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ON BASEBALL

Hoping they're not in for devil of a time

On paper, the last two weeks of the season should be one great giant slalom for the Red Sox. They play seven games against the Tampa Bay Devil Rays, a team 30 games under .500 this season and losers of 100-plus games in each of the last two seasons. They play three games in Cleveland against the Indians, a team 20 games under .500 with no one left from their glory days of the '90s except the guy banging the bass drum out in the bleachers.

They play four more games against the Baltimore Orioles, a team 14 games under .500 ending its sixth straight losing season.

A schedule like that, and it's a wonder no one has yet accused Bud Selig of manipulating the Sox into the playoffs, the same way the commissioner was accused of hand-delivering the franchise to John W. Henry, Larry Lucchino, and Tom Werner. The Sox are 40-23 (.635) against below-.500 teams, 21-8 (.724) at home.

But by now, we all should know better. The Devil Rays, who arrive here for the first of four tonight, are the same team that beat the Sox on Opening Day with Carl Crawford's walkoff three-run home run off Chad Fox, and embarrassed the Sox here, 15-9, in their last game at Fenway, July 24.

"We haven't played any easy games all year," catcher Jason Varitek said after yesterday's 7-2 whipping by the White Sox in the rubber match of their three-game set.

"I can honestly say that, and it doesn't get any easier."

Ahead are no pitchers of the caliber of Bartolo Colon or Mark Buerhle, who handled the Sox with relative ease this weekend. Righthander Jorge Sosa, who starts against the Sox tonight, is a converted outfielder who in the first week of the season gave up two home runs to Kevin Millar (who could use someone to put a ball on a tee for him to hit).

Overall, the Devil Rays' ERA against the Sox is 6.38, the biggest reason the Sox have beaten the D-Rays in eight of 12 meetings. They've used 24 pitchers this season, tying a club record, and of the 14 pitchers on the roster now, all but one are 28 years old or younger.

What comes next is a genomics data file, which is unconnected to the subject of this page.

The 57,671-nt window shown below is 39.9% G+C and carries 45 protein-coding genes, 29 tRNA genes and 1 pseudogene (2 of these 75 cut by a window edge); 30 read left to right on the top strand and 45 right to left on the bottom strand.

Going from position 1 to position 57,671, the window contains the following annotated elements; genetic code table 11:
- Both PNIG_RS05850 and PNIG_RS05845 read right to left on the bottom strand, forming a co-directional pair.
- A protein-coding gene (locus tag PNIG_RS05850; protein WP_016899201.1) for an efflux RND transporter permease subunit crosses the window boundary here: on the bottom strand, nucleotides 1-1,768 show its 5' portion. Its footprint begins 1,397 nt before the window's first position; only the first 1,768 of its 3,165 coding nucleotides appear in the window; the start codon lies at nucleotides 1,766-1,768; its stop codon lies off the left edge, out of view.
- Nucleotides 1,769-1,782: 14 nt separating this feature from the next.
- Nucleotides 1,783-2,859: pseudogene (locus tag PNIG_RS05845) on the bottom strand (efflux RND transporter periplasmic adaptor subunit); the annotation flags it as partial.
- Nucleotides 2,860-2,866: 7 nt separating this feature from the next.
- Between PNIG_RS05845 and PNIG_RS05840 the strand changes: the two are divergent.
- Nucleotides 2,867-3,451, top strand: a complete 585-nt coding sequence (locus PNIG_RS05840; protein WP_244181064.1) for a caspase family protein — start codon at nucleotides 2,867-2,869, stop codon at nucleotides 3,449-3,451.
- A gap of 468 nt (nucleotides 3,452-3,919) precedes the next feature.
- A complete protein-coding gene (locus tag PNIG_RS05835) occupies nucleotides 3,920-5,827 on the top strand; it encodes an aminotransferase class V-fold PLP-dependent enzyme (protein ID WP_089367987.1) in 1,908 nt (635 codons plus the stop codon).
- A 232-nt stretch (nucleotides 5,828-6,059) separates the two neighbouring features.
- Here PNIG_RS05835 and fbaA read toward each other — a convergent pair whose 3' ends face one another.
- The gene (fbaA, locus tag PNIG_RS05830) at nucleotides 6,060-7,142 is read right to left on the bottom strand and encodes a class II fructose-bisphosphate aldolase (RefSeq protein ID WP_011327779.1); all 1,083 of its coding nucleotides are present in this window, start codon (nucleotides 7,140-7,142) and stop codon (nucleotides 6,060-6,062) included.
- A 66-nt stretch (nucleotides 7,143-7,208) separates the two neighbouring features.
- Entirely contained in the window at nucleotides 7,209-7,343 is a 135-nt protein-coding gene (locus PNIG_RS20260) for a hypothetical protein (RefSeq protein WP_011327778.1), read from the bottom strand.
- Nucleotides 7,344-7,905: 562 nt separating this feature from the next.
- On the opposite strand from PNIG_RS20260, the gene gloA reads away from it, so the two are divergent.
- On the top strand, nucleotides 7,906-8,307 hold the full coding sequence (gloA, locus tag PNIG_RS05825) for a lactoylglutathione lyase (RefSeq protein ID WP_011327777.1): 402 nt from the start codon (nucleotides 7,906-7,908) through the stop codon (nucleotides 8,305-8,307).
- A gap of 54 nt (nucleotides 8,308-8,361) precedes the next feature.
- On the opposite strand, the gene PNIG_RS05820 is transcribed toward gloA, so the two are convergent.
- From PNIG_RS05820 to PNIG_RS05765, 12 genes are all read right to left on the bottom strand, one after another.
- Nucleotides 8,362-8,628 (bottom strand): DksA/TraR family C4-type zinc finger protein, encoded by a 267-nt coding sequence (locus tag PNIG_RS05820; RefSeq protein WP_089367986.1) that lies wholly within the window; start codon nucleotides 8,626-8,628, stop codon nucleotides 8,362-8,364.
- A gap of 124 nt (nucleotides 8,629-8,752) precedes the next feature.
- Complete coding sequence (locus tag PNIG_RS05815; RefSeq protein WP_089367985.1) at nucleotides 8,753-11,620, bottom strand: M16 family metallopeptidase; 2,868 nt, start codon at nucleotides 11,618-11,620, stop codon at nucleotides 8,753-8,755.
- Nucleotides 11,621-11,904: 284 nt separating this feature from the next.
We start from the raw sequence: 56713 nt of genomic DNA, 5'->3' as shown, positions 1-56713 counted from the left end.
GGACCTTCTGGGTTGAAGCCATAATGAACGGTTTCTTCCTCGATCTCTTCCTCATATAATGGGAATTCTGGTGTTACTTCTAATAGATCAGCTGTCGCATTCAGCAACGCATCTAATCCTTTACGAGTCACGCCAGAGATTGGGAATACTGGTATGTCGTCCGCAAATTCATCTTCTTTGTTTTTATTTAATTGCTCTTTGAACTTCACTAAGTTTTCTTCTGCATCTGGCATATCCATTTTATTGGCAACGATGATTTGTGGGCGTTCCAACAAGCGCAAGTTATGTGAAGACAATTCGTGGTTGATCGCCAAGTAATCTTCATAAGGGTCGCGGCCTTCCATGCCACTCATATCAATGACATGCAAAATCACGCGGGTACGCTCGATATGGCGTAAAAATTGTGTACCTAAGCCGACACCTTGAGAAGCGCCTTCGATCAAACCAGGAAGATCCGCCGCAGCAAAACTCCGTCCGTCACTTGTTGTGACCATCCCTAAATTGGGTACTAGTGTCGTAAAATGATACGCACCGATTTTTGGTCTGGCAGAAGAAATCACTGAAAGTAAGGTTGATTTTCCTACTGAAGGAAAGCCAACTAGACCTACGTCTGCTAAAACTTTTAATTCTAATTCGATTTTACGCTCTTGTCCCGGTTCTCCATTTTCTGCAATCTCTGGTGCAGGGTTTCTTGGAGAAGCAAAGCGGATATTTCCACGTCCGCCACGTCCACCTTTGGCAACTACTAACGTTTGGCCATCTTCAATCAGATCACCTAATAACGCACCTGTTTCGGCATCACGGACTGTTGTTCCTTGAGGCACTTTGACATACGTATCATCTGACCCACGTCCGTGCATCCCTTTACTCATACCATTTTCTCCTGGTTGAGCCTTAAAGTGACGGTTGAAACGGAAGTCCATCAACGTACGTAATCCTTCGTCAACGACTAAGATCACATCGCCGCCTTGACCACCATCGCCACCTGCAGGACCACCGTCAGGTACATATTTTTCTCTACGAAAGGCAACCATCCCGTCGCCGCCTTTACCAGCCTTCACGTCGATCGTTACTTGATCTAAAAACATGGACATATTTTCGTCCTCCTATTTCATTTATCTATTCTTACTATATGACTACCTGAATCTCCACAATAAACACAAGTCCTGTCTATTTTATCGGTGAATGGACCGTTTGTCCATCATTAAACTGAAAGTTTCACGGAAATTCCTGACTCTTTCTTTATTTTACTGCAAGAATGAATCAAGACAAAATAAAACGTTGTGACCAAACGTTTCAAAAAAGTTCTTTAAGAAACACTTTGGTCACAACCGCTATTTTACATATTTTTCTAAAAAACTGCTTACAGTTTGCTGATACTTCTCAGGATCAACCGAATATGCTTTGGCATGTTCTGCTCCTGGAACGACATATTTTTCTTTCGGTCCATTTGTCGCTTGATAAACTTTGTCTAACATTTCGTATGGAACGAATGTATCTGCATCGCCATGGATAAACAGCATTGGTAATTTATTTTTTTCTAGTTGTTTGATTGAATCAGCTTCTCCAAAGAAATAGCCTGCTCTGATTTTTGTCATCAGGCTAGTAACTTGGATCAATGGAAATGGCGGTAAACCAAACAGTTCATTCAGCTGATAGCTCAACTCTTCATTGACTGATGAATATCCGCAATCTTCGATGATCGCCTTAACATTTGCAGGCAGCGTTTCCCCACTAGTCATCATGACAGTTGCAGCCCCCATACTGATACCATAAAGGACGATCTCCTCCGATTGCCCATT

But one American League scout who has seen plenty of the Devil Rays in the last couple of weeks, including their win over the Yankees yesterday that broke a five-game losing streak, warns that no one should consider them cupcakes.

And that begins with Sosa. "He has a very good body and a very good arm," the scout said. "He's made good strides. He's real tough on righthanded-hitting clubs. He has a good slider and good velocity. Their whole starting staff since the beginning of August has been working quicker and better. They've bought into throwing strikes, getting their fastballs over for strikes rather than trying to throw them through a wall.

"They hit a wall in New York, because the Yankees are more experienced hitters, and I think the same thing is going to happen in Boston. They still walk too many people, which isn't good in New York or Boston, or good in the American League. Walks and inexperience are their major problems. Their pitchers might give up four runs in an inning where a more experienced guy might cut it off at one.

"But they're a fun club to watch. Those three in the outfield [Rocco Baldelli, Crawford, and Aubrey Huff] can really hit. Crawford and Baldelli can really run, and Huff has to be considered in the top 10 in the league offensively. [Travis] Lee is having a good year, [shortstop Julio] Lugo has solidified their defense, and they have a manager, Lou Piniella, who has them playing hard for 27 outs.

"By the start of next year, they'll be a lot better than they are now, just from experience. But I don't want to say they're better than they were at the start of the season, because they were very tough to play then, too."

No other outfield in baseball has more hits than the Devil Rays' trio, which has 516. The Braves' All-Star threesome of Gary Sheffield, Andruw Jones, and Chipper Jones is next with 480. Baldelli, the 21-year-old rookie center fielder from Rhode Island, also leads the American League in assists with 13; only eight rookies in the last 73 years have led the league in assists, including the brothers DiMaggio, Joe and Dominic.

"Baseball people didn't need to be told this outfield led the majors in hits to know how good they are," the scout said.

The Devil Rays have made just two errors in their last 16 games, so they're not giving their opponents any extra outs.

"It's hard to stop their running game," the scout said of a team that has been successful in 16 of 20 stolen-base attempts against the Sox this season. "It's hard to stop their outfielders. Their starting pitching has been much better. Their overall inexperience and lack of a deep lineup are the source of their problems -- their inexperience shows with a mistake on the bases or a key defensive mistake, but after 27 outs, even if they come away with an L, you're saying `Wow.' "

By the time the Devil Rays leave, the Red Sox would prefer to say "Whew" than "Wow." Just don't count on it.

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